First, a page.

“Better safe than sorry.”
That was the consistent mantra of Red Cross, Social Services and Health Department employees on Wednesday as they staffed a Johnston County storm shelter in Smithfield.
Two people took advantage of the shelter early Wednesday afternoon as the threat of severe thunderstorms and tornadoes blanketed central and eastern North Carolina. Johnston County Emergency Management announced Wednesday morning that it would open a shelter at noon for residents concerned for their safety.
Later in the day, wind howled, rain poured in diagonal sheets, lightning illuminated thick cloud cover and thunder rumbled in Smithfield as trees swayed in heavy gusts. But inside the First Baptist Church Ministry Center on South Fourth Street, 1990s tunes sounded from cellphone speakers and the dribble of a basketball echoed through the building. Television weather coverage and the chatter of a sheriff’s deputy radio cut in intermittently.
Never miss a local story.
“It’s good for when people come in, they know it’s safe,” said Allison Smith, an income-maintenance administrator with the Department of Social Services. “They need to know this is a calm place for them. You can’t be nervous. Even if there’s a tornado right outside that door, you can’t be.”
Pizza, peanut butter, crackers, chips, soft drinks, coffee, fruit snacks and other items filled a table in one room of the ministry center. Staff alternated between games of H.O.R.S.E. on the basketball court and watching weather on TV and mobile devices, When the county got its turn at a tornado warning, every cellphone in the room buzzed or blared to life.
“I’d rather have it and not need it,” Smith said of opening the shelter.
“You have to take it seriously,” said Susan Hales, a nurse with the health department.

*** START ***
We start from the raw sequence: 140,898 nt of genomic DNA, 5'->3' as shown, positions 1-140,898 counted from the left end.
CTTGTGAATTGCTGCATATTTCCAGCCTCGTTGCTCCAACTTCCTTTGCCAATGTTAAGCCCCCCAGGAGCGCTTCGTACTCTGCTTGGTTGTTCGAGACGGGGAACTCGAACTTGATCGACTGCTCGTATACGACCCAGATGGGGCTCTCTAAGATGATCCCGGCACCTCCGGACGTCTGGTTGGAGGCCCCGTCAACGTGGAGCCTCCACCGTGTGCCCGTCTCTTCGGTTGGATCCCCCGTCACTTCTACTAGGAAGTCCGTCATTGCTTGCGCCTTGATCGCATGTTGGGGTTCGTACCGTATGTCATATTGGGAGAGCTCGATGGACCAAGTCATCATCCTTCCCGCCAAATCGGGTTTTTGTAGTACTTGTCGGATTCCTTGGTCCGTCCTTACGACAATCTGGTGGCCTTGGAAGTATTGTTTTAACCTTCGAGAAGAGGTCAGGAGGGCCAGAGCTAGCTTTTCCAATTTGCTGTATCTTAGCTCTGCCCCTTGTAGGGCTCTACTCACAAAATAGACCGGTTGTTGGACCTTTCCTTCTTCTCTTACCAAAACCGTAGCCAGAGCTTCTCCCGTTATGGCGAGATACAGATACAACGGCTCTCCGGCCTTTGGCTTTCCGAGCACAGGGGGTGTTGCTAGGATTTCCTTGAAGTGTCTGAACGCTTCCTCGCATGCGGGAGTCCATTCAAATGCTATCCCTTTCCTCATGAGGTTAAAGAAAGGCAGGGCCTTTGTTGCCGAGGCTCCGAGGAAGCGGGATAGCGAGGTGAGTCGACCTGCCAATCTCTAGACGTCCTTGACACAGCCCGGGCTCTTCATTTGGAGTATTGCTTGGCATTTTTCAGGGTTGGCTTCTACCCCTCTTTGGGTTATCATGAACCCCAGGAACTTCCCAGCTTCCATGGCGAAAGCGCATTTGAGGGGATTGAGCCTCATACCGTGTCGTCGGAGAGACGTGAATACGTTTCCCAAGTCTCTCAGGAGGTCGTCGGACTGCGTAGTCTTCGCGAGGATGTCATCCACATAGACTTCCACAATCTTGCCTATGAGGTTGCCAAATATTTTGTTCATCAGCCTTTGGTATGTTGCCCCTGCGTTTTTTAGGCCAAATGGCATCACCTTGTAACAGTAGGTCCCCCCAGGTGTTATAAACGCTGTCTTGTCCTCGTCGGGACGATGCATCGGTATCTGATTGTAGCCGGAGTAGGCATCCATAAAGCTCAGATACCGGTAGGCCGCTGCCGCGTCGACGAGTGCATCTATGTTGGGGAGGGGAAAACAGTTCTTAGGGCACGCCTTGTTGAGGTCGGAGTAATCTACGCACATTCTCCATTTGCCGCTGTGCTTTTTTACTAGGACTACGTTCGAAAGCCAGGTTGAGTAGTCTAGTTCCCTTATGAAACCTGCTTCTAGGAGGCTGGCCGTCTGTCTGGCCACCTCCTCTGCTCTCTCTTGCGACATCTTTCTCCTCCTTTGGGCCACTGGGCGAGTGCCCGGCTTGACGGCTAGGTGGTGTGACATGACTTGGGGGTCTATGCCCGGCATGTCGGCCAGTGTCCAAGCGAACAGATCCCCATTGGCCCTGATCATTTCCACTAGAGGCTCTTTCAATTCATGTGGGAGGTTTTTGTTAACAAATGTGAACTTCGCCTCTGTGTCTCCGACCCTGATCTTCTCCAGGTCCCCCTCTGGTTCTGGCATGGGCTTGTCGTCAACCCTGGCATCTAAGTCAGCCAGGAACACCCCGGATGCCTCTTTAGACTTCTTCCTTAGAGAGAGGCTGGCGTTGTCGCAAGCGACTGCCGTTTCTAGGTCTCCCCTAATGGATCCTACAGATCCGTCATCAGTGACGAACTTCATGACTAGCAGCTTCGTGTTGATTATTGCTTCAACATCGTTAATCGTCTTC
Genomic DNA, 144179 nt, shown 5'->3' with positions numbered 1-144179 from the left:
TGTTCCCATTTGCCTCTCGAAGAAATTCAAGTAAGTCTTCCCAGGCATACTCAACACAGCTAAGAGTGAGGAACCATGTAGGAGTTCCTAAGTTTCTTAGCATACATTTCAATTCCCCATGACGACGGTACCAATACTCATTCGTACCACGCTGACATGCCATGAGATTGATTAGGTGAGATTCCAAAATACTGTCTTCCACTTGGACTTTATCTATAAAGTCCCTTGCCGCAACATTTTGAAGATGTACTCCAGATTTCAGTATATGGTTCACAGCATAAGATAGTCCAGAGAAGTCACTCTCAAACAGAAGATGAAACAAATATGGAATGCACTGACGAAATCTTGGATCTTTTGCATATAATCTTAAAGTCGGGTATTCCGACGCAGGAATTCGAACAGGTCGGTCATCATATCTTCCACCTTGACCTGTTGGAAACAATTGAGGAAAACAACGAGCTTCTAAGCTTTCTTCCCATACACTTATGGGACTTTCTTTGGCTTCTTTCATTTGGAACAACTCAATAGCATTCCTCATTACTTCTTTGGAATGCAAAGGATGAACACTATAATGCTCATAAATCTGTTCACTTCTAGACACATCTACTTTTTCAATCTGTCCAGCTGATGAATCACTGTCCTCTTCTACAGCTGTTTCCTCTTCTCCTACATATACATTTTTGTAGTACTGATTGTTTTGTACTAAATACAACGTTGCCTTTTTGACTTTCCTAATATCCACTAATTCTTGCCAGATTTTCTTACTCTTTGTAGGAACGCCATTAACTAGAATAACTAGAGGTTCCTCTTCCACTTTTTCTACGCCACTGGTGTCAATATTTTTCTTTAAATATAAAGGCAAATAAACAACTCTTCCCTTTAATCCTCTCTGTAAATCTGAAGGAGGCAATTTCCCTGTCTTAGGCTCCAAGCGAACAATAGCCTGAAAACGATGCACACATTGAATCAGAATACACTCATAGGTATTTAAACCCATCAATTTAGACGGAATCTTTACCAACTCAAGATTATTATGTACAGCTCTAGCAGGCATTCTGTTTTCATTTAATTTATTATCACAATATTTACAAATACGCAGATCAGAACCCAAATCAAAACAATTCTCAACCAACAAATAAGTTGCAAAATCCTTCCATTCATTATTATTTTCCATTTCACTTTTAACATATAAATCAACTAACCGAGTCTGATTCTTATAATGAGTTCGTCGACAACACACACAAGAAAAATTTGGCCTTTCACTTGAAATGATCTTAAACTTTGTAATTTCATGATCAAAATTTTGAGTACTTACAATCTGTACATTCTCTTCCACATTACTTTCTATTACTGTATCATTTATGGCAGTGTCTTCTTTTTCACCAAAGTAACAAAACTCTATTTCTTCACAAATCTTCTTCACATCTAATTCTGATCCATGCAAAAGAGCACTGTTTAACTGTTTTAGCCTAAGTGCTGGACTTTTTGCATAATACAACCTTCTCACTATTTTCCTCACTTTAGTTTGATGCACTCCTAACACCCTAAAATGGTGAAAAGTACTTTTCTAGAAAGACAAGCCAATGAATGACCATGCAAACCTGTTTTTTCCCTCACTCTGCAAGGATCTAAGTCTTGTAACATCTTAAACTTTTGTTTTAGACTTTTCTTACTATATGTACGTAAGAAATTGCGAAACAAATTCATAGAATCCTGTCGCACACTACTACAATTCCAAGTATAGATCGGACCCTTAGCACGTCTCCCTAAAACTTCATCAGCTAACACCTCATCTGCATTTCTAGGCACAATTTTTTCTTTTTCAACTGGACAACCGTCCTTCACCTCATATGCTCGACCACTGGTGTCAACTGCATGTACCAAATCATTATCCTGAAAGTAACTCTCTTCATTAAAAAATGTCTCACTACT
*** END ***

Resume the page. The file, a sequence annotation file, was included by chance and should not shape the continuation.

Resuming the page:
“Better safe than sorry,” said Robert Tarpey, a social work program manager.
The two people left after the first band of storms, staff said, but the shelter remained open until at least 7:30 p.m. Wednesday in case anyone needed it.
“It doesn’t have to be someone who’s homeless or who is worried about their mobile home,” Smith said. “The one lady who came in was just driving and got scared. That’s what we’re here for.”
And with games, snacks and a secure building, it’s not a bad way to ride out the storm for anyone, Smith said.
“We’re going to be here when people need us, and we’re going to make sure they feel safe and comfortable here as much as we can,” she said. “Weather events like this are unpredictable and scary.”
It’s not always an empty shelter though, Smith said. When the county opened a shelter in Clayton for January ice storms, about 30 people showed up, and since power outages were widespread for extended periods, the shelter remained open over an entire weekend.
“We just come in, set up and ride it out,” said Katie Metcalf, a social worker with DSS.
“We’re here if people need us, and I’d rather that than people not have a place to go,” Smith said. “It’s always better to be safe.”
Abbie Bennett: 919-553-7234, Ext. 101; @AbbieRBennett